On June 27, Princeton University announced that it would remove Woodrow Wilson’s name from its public policy school due to his “racist thinking and policies,” according to NPR. The school will now be named the Princeton School of Public and International Affairs. Moreover, a residential college formerly called Woodrow Wilson College will now be renamed First College. The name change follows years of upheaval at the university, where students protested in 2015 by occupying the president’s office. In November of 2015, the Princeton board of trustees appointed a special committee to investigate Wilson’s legacy at Princeton, and the committee recommended that the public policy school and the residential college retain his name in April 2016.
As protests continue, governors and mayors face continued pressure to remove offensive statues
Governors and mayors fell under pressure to remove monuments related to slavery, colonialism, and racism, though some argue that to tear down these statues is to ignore history, according to The Times. Monuments continue to be removed across the country, and as public pressure mounts, more and more are likely to come down.
As more statues fell, local leaders found themselves obligated to decide what to do with them. A number of options present themselves. In Dallas in 2019, a statue of Robert E. Lee sold for $1.4 million at auction, The Times reported, so other local governments might opt to sell the monuments. Conversely, New Orleans put its Lee monument out of public sight in storage. In another plan, Charleston, South Carolina, Mayor John J. Tecklenburg (D) said the city has begun negotiations with museums and academic institutions regarding its monument to John C. Calhoun, who infamously advocated for slavery in the 19th century.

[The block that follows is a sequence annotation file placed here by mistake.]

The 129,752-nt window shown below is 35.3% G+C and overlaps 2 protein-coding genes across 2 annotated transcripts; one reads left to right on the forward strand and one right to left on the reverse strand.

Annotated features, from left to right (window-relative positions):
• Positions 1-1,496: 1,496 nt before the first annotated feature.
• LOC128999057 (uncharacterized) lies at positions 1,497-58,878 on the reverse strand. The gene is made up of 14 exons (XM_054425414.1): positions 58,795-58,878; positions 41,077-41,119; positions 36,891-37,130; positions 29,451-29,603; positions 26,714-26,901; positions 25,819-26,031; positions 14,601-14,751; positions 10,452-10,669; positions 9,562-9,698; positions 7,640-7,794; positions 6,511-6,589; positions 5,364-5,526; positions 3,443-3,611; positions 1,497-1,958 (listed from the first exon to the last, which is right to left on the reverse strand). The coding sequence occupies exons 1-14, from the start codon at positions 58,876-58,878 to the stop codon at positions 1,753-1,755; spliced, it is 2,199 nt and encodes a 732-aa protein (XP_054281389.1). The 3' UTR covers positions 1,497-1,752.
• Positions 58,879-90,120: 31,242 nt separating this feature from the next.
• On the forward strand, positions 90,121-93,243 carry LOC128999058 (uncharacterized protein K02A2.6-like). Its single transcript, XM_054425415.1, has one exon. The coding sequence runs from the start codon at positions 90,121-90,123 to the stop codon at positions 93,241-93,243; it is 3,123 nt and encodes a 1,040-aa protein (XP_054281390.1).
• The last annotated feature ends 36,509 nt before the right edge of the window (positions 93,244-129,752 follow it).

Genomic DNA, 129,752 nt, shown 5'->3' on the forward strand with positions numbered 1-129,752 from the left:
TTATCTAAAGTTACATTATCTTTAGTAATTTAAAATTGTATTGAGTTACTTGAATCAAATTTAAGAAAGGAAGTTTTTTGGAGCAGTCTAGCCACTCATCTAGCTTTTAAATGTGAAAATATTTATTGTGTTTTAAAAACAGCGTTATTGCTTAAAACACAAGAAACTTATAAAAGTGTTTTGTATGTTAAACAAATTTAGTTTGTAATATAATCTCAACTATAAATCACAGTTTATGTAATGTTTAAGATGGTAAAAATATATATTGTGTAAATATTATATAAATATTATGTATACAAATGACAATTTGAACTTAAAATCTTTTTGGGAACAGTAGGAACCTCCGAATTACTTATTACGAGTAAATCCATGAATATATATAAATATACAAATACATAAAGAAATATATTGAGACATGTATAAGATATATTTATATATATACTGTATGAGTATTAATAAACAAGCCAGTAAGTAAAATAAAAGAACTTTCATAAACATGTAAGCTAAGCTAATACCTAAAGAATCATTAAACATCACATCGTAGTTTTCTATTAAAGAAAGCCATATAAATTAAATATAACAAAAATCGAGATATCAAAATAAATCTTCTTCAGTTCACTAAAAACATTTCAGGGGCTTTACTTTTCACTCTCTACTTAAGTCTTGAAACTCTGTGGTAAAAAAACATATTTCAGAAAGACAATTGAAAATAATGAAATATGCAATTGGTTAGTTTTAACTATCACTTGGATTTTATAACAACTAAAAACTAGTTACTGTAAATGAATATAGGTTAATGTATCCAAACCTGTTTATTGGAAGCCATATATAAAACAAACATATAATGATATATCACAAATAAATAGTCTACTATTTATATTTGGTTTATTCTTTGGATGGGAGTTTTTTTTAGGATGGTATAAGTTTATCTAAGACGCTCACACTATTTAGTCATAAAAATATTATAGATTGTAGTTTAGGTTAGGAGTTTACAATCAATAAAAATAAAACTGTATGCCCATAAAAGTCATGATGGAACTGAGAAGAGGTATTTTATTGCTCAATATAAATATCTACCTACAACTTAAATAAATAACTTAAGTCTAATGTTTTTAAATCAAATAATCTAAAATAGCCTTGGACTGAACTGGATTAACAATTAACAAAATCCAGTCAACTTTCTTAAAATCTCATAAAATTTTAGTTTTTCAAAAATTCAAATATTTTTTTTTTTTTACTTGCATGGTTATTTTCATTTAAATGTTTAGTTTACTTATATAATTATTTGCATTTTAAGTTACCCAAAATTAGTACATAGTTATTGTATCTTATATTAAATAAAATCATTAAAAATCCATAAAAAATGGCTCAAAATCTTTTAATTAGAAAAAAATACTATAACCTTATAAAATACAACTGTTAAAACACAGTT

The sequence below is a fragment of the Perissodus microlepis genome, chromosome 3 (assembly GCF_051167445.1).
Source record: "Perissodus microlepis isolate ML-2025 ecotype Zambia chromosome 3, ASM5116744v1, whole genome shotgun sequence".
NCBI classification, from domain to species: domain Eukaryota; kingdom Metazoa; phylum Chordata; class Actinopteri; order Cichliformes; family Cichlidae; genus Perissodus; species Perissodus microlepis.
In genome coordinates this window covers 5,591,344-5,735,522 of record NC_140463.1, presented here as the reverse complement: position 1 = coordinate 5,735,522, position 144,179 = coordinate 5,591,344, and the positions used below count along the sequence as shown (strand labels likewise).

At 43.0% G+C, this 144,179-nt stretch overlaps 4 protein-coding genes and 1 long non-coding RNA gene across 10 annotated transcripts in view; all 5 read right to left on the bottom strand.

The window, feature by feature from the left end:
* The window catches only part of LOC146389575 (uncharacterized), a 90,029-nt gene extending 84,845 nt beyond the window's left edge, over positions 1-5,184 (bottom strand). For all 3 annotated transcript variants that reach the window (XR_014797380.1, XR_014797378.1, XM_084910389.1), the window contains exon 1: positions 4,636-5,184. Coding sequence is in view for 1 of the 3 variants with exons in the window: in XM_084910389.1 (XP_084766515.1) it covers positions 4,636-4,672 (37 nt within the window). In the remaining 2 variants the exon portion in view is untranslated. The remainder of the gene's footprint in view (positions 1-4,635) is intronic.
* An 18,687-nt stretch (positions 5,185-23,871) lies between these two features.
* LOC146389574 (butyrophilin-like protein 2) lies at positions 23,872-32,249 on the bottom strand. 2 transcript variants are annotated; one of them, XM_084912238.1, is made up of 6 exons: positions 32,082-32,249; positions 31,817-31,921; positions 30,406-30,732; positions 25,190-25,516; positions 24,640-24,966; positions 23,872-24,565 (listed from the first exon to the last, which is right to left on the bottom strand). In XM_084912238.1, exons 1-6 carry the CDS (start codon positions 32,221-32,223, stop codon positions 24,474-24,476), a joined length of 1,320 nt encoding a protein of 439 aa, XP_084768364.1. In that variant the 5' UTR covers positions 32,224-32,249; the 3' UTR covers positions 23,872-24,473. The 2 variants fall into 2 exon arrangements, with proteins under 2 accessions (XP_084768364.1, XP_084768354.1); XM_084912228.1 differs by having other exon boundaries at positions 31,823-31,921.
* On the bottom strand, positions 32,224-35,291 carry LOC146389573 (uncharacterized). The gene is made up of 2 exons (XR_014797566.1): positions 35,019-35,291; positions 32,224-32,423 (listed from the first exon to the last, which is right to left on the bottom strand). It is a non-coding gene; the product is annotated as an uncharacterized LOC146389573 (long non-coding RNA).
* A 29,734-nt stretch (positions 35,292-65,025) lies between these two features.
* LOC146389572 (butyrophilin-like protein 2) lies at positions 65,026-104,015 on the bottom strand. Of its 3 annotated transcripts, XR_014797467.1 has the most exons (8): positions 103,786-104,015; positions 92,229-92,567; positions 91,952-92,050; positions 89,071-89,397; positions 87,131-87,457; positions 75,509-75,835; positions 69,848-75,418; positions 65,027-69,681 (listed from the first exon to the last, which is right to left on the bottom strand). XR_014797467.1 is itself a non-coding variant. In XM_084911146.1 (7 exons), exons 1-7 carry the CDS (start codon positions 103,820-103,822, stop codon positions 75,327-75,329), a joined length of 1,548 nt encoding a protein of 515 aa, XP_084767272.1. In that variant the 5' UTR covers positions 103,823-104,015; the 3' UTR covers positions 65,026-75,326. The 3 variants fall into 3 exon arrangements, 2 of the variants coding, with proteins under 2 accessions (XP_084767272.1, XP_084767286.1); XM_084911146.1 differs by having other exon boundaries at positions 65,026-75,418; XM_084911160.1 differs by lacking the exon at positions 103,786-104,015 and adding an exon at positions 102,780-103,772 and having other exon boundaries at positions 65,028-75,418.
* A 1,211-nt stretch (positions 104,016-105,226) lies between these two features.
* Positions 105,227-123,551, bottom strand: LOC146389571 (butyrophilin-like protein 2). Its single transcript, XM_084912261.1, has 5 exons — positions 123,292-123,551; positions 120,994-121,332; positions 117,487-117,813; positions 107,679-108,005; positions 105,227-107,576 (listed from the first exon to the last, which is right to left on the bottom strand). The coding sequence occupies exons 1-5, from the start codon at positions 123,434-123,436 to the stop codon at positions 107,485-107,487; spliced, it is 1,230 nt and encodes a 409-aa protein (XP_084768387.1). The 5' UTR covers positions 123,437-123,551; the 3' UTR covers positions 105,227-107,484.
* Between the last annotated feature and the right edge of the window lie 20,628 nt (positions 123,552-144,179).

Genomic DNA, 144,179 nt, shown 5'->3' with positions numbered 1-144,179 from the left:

In yet another arrangement, the city of Lexington, Kentucky, moved its statues of Confederate Secretary of War John C. Breckinridge and Confederate General John Hunt Morgan to Lexington Cemetery, where both men are buried. City spokeswoman Susan Straub stated that visitors could now view the monuments “in a respectful place where they can learn more about Civil War history,” according to The Courier-Journal, a daily newspaper based in Louisville.
Trump issues executive order directing federal agencies to prosecute people who destroy federal monuments
On June 26, Trump signed an executive order that instructs federal agencies to prosecute those who damage federal monuments or statues. The order also threatens to withhold funding from local governments that do not adequately protect their statues. The legality of the order is unclear; Trump made a similar threat to withhold funds from sanctuary cities, which limit efforts to enforce immigration laws, but an appeals court blocked it.